On 7 November 1989, Mielke resigned, along with all of the other members of the GDR government (the Council of Ministers - Ministerrat der DDR), in response to the changing political and social situation in the GDR in the fall of 1989. Six days later, on 13 November 1989, Mielke was at the center of one of the most famous televised incidents in German history: when he addressed the members of the GDR parliament (Volkskammer) as "comrades", as he was accustomed to doing, some angry non-SED members asked him to refrain from calling them that. The shattered Mielke first tried to justify his wording, "That is a question of formality" and then apologized, declaring: "But I love – I love all – all people..." ( ). This was met with laughter from the assembly. On 18 November 1989, following the Volkskammer's decision a day earlier to rename the MfS as the Amt für Nationale Sicherheit (AfNS - Office for National Security), Mielke's tenure in office finally ended when Generalleutnant Wolfgang Schwanitz was elected by the Volkskammer as the director of the AfNS.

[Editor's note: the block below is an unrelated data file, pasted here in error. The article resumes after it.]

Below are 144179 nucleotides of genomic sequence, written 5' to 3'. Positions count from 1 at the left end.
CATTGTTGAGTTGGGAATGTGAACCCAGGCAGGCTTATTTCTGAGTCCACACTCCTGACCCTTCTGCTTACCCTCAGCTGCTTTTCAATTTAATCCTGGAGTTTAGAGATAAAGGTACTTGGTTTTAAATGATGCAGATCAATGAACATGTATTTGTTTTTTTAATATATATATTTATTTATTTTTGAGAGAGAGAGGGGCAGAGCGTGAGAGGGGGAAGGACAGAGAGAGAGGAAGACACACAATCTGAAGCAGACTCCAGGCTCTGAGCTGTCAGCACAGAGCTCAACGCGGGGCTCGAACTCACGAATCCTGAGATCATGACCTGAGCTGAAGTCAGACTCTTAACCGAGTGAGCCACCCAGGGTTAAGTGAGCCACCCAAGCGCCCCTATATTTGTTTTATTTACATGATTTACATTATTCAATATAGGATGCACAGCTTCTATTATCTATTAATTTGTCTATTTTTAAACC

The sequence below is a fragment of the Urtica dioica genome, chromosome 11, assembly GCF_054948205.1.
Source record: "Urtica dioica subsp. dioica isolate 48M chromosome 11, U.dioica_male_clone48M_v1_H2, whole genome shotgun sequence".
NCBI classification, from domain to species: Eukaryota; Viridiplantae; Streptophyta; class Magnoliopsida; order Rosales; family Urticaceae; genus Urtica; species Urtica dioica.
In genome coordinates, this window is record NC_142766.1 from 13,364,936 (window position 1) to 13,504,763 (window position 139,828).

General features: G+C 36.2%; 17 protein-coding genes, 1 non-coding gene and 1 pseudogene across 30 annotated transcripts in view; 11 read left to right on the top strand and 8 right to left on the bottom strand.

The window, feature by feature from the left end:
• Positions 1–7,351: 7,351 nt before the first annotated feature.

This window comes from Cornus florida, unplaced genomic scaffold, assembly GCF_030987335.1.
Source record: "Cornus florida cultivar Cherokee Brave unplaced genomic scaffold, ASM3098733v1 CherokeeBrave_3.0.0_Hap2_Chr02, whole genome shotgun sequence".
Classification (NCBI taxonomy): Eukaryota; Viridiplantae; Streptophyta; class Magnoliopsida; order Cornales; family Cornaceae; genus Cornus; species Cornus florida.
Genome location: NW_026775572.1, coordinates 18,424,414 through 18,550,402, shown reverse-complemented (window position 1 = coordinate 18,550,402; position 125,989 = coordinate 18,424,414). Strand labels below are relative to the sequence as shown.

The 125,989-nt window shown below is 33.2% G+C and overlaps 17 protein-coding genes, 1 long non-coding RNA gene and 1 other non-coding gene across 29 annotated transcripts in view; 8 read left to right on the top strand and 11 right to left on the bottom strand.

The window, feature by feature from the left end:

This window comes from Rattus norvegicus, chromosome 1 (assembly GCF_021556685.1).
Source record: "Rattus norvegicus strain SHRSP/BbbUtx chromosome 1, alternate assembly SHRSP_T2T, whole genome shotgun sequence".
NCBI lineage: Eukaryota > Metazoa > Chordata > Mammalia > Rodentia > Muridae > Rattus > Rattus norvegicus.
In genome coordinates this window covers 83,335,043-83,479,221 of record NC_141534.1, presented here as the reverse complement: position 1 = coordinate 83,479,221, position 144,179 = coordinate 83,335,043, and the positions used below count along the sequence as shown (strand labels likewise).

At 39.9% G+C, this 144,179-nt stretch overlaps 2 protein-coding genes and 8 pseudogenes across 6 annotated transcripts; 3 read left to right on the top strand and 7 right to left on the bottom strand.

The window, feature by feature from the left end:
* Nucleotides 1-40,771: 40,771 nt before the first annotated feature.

Mielke the football fan